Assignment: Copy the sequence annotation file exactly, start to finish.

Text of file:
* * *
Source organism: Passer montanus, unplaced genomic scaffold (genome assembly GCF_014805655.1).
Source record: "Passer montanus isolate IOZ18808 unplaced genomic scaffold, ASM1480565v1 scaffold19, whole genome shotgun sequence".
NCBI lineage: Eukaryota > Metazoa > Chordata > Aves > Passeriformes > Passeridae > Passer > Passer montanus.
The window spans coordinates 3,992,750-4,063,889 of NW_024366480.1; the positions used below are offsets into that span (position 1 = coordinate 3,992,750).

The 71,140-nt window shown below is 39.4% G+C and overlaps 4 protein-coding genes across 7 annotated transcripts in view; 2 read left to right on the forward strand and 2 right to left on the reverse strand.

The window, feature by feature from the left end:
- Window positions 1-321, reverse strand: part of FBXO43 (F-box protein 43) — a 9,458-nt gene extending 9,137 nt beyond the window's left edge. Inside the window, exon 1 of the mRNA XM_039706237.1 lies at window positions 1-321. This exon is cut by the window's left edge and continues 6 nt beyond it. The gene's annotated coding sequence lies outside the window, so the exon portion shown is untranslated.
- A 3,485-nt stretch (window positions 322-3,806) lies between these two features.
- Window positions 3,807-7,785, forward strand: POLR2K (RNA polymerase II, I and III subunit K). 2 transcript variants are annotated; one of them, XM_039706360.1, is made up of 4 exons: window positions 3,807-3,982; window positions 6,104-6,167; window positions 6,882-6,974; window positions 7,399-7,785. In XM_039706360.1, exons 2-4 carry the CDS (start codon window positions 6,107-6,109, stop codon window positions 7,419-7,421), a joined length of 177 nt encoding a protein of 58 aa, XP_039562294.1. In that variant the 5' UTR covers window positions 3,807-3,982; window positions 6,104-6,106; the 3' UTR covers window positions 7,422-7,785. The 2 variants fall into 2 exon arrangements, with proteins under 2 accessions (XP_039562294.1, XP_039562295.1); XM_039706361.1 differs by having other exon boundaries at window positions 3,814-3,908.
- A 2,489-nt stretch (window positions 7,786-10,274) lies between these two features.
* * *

Source organism: Passer montanus, unplaced genomic scaffold (genome assembly GCF_014805655.1).
Source record: "Passer montanus isolate IOZ18808 unplaced genomic scaffold, ASM1480565v1 scaffold19, whole genome shotgun sequence".
NCBI lineage: Eukaryota > Metazoa > Chordata > Aves > Passeriformes > Passeridae > Passer > Passer montanus.
The window spans coordinates 3,992,750-4,063,889 of NW_024366480.1; the positions used below are offsets into that span (position 1 = coordinate 3,992,750).

The 71,140-nt window shown below is 39.4% G+C and overlaps 4 protein-coding genes across 7 annotated transcripts in view; 2 read left to right on the forward strand and 2 right to left on the reverse strand.

The window, feature by feature from the left end:
- Window positions 1-321, reverse strand: part of FBXO43 (F-box protein 43) — a 9,458-nt gene extending 9,137 nt beyond the window's left edge. Inside the window, exon 1 of the mRNA XM_039706237.1 lies at window positions 1-321. This exon is cut by the window's left edge and continues 6 nt beyond it. The gene's annotated coding sequence lies outside the window, so the exon portion shown is untranslated.
- A 3,485-nt stretch (window positions 322-3,806) lies between these two features.
- Window positions 3,807-7,785, forward strand: POLR2K (RNA polymerase II, I and III subunit K). 2 transcript variants are annotated; one of them, XM_039706360.1, is made up of 4 exons: window positions 3,807-3,982; window positions 6,104-6,167; window positions 6,882-6,974; window positions 7,399-7,785. In XM_039706360.1, exons 2-4 carry the CDS (start codon window positions 6,107-6,109, stop codon window positions 7,419-7,421), a joined length of 177 nt encoding a protein of 58 aa, XP_039562294.1. In that variant the 5' UTR covers window positions 3,807-3,982; window positions 6,104-6,106; the 3' UTR covers window positions 7,422-7,785. The 2 variants fall into 2 exon arrangements, with proteins under 2 accessions (XP_039562294.1, XP_039562295.1); XM_039706361.1 differs by having other exon boundaries at window positions 3,814-3,908.
- A 2,489-nt stretch (window positions 7,786-10,274) lies between these two features.